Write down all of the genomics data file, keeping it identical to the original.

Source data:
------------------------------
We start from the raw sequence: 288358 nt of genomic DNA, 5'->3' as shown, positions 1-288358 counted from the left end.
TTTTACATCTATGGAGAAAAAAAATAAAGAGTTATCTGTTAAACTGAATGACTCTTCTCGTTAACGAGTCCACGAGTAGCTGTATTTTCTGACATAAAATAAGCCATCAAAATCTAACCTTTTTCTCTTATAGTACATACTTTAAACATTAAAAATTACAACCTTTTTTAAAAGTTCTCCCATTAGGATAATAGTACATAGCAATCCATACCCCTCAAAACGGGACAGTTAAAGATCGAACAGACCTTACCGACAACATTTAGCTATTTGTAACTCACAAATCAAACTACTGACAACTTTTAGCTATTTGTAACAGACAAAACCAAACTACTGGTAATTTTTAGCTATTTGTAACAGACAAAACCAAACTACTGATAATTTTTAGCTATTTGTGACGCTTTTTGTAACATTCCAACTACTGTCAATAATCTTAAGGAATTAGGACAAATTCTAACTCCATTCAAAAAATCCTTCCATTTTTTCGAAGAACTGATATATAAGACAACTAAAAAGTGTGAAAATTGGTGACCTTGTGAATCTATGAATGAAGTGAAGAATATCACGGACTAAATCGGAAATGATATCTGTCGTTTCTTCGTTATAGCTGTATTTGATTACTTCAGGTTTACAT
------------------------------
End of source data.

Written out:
We start from the raw sequence: 288358 nt of genomic DNA, 5'->3' as shown, positions 1-288358 counted from the left end.
TTTTACATCTATGGAGAAAAAAAATAAAGAGTTATCTGTTAAACTGAATGACTCTTCTCGTTAACGAGTCCACGAGTAGCTGTATTTTCTGACATAAAATAAGCCATCAAAATCTAACCTTTTTCTCTTATAGTACATACTTTAAACATTAAAAATTACAACCTTTTTTAAAAGTTCTCCCATTAGGATAATAGTACATAGCAATCCATACCCCTCAAAACGGGACAGTTAAAGATCGAACAGACCTTACCGACAACATTTAGCTATTTGTAACTCACAAATCAAACTACTGACAACTTTTAGCTATTTGTAACAGACAAAACCAAACTACTGGTAATTTTTAGCTATTTGTAACAGACAAAACCAAACTACTGATAATTTTTAGCTATTTGTGACGCTTTTTGTAACATTCCAACTACTGTCAATAATCTTAAGGAATTAGGACAAATTCTAACTCCATTCAAAAAATCCTTCCATTTTTTCGAAGAACTGATATATAAGACAACTAAAAAGTGTGAAAATTGGTGACCTTGTGAATCTATGAATGAAGTGAAGAATATCACGGACTAAATCGGAAATGATATCTGTCGTTTCTTCGTTATAGCTGTATTTGATTACTTCAGGTTTACAT